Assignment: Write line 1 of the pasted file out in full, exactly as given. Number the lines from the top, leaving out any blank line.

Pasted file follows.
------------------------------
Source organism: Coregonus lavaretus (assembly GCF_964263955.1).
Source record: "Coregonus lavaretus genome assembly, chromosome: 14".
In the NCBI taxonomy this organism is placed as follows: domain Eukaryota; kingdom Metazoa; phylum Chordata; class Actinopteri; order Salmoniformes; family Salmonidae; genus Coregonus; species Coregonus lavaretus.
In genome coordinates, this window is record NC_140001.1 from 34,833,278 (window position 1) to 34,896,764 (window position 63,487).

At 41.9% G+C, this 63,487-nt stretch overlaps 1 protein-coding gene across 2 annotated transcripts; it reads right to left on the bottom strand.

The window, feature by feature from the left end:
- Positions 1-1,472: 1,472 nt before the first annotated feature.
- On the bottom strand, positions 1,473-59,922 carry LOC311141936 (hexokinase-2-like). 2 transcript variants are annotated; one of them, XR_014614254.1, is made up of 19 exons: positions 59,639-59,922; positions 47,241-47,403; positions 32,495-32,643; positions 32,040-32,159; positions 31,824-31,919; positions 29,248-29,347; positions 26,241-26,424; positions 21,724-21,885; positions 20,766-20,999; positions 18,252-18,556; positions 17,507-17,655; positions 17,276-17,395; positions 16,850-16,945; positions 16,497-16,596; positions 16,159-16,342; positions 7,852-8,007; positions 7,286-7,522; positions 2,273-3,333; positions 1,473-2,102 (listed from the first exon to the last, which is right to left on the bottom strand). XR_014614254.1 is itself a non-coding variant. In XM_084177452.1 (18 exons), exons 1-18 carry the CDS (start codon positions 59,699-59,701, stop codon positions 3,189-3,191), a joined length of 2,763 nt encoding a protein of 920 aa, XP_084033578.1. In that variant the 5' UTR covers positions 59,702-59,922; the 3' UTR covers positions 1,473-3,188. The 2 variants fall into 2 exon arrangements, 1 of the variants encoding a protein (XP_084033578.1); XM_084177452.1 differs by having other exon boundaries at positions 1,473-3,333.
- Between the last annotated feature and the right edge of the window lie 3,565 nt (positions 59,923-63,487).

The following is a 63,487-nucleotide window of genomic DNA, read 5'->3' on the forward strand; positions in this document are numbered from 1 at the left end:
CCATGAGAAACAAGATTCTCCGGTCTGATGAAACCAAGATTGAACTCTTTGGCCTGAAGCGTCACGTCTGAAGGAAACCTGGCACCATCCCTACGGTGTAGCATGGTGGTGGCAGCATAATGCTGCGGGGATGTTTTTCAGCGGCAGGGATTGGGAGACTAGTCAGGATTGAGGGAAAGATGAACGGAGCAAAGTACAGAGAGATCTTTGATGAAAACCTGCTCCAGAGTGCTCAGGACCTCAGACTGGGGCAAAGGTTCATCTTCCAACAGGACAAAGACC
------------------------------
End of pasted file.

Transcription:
Source organism: Coregonus lavaretus (assembly GCF_964263955.1).